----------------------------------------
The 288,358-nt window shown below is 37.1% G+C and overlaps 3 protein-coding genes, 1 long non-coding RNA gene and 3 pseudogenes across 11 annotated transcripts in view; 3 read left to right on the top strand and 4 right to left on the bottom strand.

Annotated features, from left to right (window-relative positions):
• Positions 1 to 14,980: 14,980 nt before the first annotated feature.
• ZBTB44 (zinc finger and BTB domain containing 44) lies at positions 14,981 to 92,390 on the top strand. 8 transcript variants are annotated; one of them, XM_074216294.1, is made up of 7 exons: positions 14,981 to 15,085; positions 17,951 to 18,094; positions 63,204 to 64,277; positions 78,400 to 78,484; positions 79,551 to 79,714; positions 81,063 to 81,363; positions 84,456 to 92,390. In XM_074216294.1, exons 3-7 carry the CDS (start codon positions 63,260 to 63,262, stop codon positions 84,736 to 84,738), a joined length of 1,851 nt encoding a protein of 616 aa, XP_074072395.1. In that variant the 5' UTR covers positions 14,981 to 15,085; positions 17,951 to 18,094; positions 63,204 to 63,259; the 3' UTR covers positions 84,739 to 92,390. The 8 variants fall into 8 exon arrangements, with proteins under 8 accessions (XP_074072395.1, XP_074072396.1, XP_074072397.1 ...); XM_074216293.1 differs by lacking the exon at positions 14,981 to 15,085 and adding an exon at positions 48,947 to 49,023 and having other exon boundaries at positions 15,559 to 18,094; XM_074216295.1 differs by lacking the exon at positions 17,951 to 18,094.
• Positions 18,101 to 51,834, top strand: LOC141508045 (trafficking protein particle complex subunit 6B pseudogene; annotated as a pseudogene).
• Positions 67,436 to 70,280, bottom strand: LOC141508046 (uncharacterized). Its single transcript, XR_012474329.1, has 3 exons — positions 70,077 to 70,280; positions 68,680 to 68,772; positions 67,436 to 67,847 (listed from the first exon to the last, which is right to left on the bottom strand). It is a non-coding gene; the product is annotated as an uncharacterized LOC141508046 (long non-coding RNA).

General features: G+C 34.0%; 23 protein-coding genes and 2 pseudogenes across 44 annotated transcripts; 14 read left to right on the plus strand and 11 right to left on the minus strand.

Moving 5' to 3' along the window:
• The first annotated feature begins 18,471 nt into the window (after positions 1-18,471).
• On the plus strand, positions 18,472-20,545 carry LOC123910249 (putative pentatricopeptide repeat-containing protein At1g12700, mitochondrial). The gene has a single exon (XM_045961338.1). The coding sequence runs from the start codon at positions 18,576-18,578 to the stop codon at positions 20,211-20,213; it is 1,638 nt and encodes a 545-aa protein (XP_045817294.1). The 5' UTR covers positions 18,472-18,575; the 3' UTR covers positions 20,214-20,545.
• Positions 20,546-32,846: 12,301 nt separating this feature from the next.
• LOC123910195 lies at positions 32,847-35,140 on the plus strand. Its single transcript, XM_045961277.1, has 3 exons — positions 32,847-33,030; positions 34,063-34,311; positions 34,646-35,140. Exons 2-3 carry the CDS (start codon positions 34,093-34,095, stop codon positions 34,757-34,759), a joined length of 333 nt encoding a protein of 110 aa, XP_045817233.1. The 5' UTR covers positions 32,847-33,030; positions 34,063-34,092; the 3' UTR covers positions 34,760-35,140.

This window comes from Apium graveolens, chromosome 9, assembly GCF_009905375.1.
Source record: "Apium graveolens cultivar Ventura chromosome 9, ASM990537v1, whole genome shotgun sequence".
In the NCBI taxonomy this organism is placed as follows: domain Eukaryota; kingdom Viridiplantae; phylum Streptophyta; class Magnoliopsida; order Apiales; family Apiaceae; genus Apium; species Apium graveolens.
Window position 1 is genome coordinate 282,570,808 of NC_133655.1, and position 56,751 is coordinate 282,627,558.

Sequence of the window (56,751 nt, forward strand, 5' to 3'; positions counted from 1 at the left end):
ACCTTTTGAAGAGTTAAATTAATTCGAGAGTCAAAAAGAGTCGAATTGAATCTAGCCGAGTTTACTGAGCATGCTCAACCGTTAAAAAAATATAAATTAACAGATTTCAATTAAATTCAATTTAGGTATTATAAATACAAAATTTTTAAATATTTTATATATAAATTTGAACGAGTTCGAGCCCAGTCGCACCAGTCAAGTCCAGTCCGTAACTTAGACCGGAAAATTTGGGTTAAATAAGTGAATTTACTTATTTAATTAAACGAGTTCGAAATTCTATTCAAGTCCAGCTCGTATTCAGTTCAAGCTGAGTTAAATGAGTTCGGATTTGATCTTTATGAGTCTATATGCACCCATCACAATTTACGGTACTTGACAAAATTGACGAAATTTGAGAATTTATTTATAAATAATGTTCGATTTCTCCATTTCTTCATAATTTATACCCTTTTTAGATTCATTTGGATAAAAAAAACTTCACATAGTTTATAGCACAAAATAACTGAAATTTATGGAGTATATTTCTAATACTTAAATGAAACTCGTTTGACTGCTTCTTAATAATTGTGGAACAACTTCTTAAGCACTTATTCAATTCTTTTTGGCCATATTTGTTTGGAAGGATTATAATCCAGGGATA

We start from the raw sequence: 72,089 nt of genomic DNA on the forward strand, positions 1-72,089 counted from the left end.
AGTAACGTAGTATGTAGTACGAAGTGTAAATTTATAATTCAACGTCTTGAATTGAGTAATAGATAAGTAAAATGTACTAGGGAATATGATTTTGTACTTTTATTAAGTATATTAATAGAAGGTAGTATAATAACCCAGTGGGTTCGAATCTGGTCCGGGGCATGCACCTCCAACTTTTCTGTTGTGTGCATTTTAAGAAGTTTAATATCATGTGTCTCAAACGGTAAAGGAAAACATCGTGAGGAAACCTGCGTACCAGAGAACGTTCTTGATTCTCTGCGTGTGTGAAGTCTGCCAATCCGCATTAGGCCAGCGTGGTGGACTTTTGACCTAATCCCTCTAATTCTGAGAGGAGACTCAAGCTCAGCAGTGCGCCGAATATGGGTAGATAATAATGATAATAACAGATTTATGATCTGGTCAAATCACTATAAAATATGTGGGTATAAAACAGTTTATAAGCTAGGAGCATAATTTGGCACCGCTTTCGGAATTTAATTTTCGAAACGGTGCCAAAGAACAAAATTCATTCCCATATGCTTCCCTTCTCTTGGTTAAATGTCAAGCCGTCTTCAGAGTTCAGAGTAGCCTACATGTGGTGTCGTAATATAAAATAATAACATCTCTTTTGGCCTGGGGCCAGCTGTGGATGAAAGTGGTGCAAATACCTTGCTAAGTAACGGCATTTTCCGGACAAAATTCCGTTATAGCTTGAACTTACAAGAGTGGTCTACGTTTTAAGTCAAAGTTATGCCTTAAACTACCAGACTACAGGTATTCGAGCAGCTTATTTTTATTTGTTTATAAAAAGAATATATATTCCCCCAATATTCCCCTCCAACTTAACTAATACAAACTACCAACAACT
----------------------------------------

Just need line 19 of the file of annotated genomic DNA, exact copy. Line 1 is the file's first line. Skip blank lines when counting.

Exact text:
We start from the raw sequence: 72,089 nt of genomic DNA on the forward strand, positions 1-72,089 counted from the left end.